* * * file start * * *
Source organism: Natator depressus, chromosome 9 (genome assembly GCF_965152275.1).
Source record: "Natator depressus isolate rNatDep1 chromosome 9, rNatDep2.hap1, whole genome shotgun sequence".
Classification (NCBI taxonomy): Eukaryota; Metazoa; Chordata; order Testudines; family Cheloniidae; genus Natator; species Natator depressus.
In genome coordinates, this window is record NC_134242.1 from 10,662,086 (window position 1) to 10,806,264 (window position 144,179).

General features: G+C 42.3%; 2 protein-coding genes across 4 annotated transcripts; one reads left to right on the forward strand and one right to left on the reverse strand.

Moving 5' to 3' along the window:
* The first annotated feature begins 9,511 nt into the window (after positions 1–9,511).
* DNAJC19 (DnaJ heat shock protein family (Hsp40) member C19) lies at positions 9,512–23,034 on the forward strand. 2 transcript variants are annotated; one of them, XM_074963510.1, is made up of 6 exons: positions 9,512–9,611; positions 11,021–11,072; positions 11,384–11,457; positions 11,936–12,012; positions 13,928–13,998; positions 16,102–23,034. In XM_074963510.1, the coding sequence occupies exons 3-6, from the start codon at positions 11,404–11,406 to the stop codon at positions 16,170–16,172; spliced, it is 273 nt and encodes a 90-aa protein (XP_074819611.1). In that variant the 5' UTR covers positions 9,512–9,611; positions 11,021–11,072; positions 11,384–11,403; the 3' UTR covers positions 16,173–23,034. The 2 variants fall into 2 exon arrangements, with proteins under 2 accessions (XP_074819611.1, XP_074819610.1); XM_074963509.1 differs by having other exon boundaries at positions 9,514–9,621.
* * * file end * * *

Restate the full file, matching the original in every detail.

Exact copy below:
Source organism: Natator depressus, chromosome 9 (genome assembly GCF_965152275.1).
Source record: "Natator depressus isolate rNatDep1 chromosome 9, rNatDep2.hap1, whole genome shotgun sequence".
Classification (NCBI taxonomy): Eukaryota; Metazoa; Chordata; order Testudines; family Cheloniidae; genus Natator; species Natator depressus.
In genome coordinates, this window is record NC_134242.1 from 10,662,086 (window position 1) to 10,806,264 (window position 144,179).

General features: G+C 42.3%; 2 protein-coding genes across 4 annotated transcripts; one reads left to right on the forward strand and one right to left on the reverse strand.

Moving 5' to 3' along the window:
* The first annotated feature begins 9,511 nt into the window (after positions 1–9,511).
* DNAJC19 (DnaJ heat shock protein family (Hsp40) member C19) lies at positions 9,512–23,034 on the forward strand. 2 transcript variants are annotated; one of them, XM_074963510.1, is made up of 6 exons: positions 9,512–9,611; positions 11,021–11,072; positions 11,384–11,457; positions 11,936–12,012; positions 13,928–13,998; positions 16,102–23,034. In XM_074963510.1, the coding sequence occupies exons 3-6, from the start codon at positions 11,404–11,406 to the stop codon at positions 16,170–16,172; spliced, it is 273 nt and encodes a 90-aa protein (XP_074819611.1). In that variant the 5' UTR covers positions 9,512–9,611; positions 11,021–11,072; positions 11,384–11,403; the 3' UTR covers positions 16,173–23,034. The 2 variants fall into 2 exon arrangements, with proteins under 2 accessions (XP_074819611.1, XP_074819610.1); XM_074963509.1 differs by having other exon boundaries at positions 9,514–9,621.